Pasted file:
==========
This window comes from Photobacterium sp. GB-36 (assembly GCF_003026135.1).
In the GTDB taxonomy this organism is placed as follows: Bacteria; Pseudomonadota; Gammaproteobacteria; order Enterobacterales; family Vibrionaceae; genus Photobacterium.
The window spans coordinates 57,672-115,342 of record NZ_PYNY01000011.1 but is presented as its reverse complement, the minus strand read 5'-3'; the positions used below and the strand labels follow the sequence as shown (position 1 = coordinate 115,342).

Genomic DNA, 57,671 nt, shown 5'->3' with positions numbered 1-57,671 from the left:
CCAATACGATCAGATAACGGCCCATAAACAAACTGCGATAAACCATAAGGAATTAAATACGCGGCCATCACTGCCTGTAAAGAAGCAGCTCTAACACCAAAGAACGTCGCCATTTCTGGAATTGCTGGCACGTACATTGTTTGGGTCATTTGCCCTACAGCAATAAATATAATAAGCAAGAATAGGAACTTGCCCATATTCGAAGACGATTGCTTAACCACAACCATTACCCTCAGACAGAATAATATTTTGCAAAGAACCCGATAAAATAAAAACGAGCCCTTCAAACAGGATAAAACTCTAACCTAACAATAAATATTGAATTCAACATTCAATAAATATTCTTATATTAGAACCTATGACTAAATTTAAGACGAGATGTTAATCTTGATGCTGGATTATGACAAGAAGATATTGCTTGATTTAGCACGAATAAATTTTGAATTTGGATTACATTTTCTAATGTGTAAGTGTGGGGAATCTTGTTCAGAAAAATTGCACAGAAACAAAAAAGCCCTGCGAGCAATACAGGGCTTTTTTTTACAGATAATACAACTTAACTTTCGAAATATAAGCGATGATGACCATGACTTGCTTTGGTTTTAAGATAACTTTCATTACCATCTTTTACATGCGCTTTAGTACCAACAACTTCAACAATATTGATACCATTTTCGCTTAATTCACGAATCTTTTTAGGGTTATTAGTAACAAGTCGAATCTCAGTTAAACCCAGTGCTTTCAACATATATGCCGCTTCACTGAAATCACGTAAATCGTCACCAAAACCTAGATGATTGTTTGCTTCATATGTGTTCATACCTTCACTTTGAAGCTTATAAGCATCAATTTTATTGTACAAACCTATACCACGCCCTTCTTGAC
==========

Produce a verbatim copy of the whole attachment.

This window comes from Photobacterium sp. GB-36 (assembly GCF_003026135.1).
In the GTDB taxonomy this organism is placed as follows: Bacteria; Pseudomonadota; Gammaproteobacteria; order Enterobacterales; family Vibrionaceae; genus Photobacterium.
The window spans coordinates 57,672-115,342 of record NZ_PYNY01000011.1 but is presented as its reverse complement, the minus strand read 5'-3'; the positions used below and the strand labels follow the sequence as shown (position 1 = coordinate 115,342).

Genomic DNA, 57,671 nt, shown 5'->3' with positions numbered 1-57,671 from the left:
CCAATACGATCAGATAACGGCCCATAAACAAACTGCGATAAACCATAAGGAATTAAATACGCGGCCATCACTGCCTGTAAAGAAGCAGCTCTAACACCAAAGAACGTCGCCATTTCTGGAATTGCTGGCACGTACATTGTTTGGGTCATTTGCCCTACAGCAATAAATATAATAAGCAAGAATAGGAACTTGCCCATATTCGAAGACGATTGCTTAACCACAACCATTACCCTCAGACAGAATAATATTTTGCAAAGAACCCGATAAAATAAAAACGAGCCCTTCAAACAGGATAAAACTCTAACCTAACAATAAATATTGAATTCAACATTCAATAAATATTCTTATATTAGAACCTATGACTAAATTTAAGACGAGATGTTAATCTTGATGCTGGATTATGACAAGAAGATATTGCTTGATTTAGCACGAATAAATTTTGAATTTGGATTACATTTTCTAATGTGTAAGTGTGGGGAATCTTGTTCAGAAAAATTGCACAGAAACAAAAAAGCCCTGCGAGCAATACAGGGCTTTTTTTTACAGATAATACAACTTAACTTTCGAAATATAAGCGATGATGACCATGACTTGCTTTGGTTTTAAGATAACTTTCATTACCATCTTTTACATGCGCTTTAGTACCAACAACTTCAACAATATTGATACCATTTTCGCTTAATTCACGAATCTTTTTAGGGTTATTAGTAACAAGTCGAATCTCAGTTAAACCCAGTGCTTTCAACATATATGCCGCTTCACTGAAATCACGTAAATCGTCACCAAAACCTAGATGATTGTTTGCTTCATATGTGTTCATACCTTCACTTTGAAGCTTATAAGCATCAATTTTATTGTACAAACCTATACCACGCCCTTCTTGAC